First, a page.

China’s Navy has undergone a period of rapid expansion in recent years. With more than twenty new vessels launched in the past 24 months, the People’s Liberation Army-Navy (PLA-N) seems intent on first dominating the South China Sea and eventually, making the transition toward a globally capable blue water navy. Nowhere is that push more prevalent than among their growing fleet of aircraft carriers. Until recently, the only carrier in China’s stable was the Soviet-hulled Liaoning, but with their first domestically produced carrier, the Type-001, currently undergoing sea trials and two more already in production, China is about to have a formidable carrier presence in the region … there’s just one problem: their carrier aircraft are increasingly unreliable.
While two incidents involving China’s J-15 fighter going down have been reported in state media (one resulted in a pilot’s death and another in serious injury), Chinese officials recently indicated that at least two more incidents have occurred in recent years that were not released. There are no details pertaining to these other incidents to speak of, which demonstrates a significant difference between the media in nations like the United States (where we actively debate about its legitimacy as it pertains to politics) and in China, where the administration simply decides what can and can’t be covered.
Even if the J-15 had proved to be a capable fourth-generation fighter, the nation would still face two significant issues with fielding them on their fleet of carriers: the first being that they currently have only a few dozen or so of the jets, and with each new carrier designed to house up to forty aircraft, they need to produce a number of new planes just to have enough for the two carriers they already have. The second issue is somewhat unique to our modern day in age, where developed national militaries are making the transition toward fifth-generation fighters that are designed from the ground up with supersonic cruising and stealth technology in mind. Ramping up production on old-style J-15s, which are little more than modified copies of the thirty-year-old Russian Su-33, would mean allocating significant resources to fielding new outdated platforms – a strategic blunder as China re-organizes its military with its sights set on countering America’s presence in the Pacific.
That line of thinking almost certainly led to last week’s announcement that China is pursuing the development of a new carrier-based aircraft. Officials offered no further details to pull from, but the operating assumption is that China’s carriers of the future will likely be equipped with their forthcoming FC-31, or J-31, both different names associated with the same fighter program that is based on stolen plans for America’s F-35 Joint Strike Fighter. America and some allies intend to field F-35Cs aboard their own carriers, making China’s new jet a logical choice for their own carrier force.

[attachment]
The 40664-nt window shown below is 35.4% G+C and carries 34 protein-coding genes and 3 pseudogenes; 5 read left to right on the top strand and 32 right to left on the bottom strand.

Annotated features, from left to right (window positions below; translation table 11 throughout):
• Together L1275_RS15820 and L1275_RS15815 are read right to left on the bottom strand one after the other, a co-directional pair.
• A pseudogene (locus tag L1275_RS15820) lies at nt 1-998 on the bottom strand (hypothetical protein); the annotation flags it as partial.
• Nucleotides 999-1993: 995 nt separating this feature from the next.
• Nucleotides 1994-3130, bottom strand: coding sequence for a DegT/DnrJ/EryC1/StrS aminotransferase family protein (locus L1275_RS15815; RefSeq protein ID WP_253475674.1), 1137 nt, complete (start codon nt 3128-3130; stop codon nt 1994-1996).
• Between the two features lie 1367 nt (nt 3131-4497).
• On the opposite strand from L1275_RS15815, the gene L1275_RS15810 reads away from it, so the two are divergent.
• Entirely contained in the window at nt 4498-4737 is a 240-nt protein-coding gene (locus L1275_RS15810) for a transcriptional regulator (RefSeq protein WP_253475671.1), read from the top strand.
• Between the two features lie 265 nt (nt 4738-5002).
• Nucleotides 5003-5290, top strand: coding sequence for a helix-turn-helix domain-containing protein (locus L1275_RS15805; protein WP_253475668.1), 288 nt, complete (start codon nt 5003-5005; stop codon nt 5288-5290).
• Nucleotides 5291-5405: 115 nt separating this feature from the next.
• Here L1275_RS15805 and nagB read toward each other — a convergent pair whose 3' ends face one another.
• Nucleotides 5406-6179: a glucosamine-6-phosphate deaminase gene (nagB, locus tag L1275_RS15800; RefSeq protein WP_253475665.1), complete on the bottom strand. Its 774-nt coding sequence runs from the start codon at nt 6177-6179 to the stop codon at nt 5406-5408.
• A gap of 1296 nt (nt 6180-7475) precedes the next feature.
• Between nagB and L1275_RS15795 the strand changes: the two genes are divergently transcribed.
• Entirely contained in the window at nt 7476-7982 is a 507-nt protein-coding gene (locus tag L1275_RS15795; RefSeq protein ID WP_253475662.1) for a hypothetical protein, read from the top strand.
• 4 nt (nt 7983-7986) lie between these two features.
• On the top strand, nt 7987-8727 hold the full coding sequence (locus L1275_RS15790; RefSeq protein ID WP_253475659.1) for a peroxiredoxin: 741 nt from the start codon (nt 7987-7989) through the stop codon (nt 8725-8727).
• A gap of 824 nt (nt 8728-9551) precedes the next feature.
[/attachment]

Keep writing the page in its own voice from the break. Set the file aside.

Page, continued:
Like comparisons between the J-20 and the aircraft it copies, America’s F-22, the F-35, and J-31 are widely considered to be set apart by capability levels. The F-35 boasts more advanced stealth technology and the ability to cruise at supersonic speeds without engaging its afterburners, something China’s fifth-generation J-20 still fails to do. However, it can be expected that China’s engine woes will be worked out before the first J-31s make their way onto their carriers.
China, aware that the J-31 may not be a direct match for the F-35, have already claimed that their foreign sales of the aircraft will ring in at significantly cheaper than America’s flagship fighter, making it a competitor on the open market with Russia’s Su-57 among nations that don’t have friendly enough relations with the U.S. to make it onto the F-35 buyer’s list.
While it’s possible that China may look to convert an existing land-launched fourth generation fighter to carrier duty, such as the J-16, it still seems unlikely that they’d invest heavily in a transition program aimed at fielding dated airframes that lack a strong supply chain — especially as the United States upgrades their existing fleet of fourth generation fighters into platforms that may serve as a real competitor for weaker fifth generation aircraft like China’s or Russia’s. The Block III Super Hornets will be better equipped than most other fourth generation aircraft on the planet, and already exist in abundant numbers, so if China aims to compete regarding blue-water navy building, an old plane likely just won’t do.
Unless there’s an entirely new aircraft in the pipeline (which seems unlikely) China will probably soon announce plans to put their J-31s out to sea, and with their eyes set on the export market and high production capabilities, that means the airborne battles of the future may look like F-35s from various nations engaging with F-35 copies from various others.
Featured image: J-31 at Zhuhai. | By 天剣2 [CC BY-SA 4.0], from Wikimedia Commons
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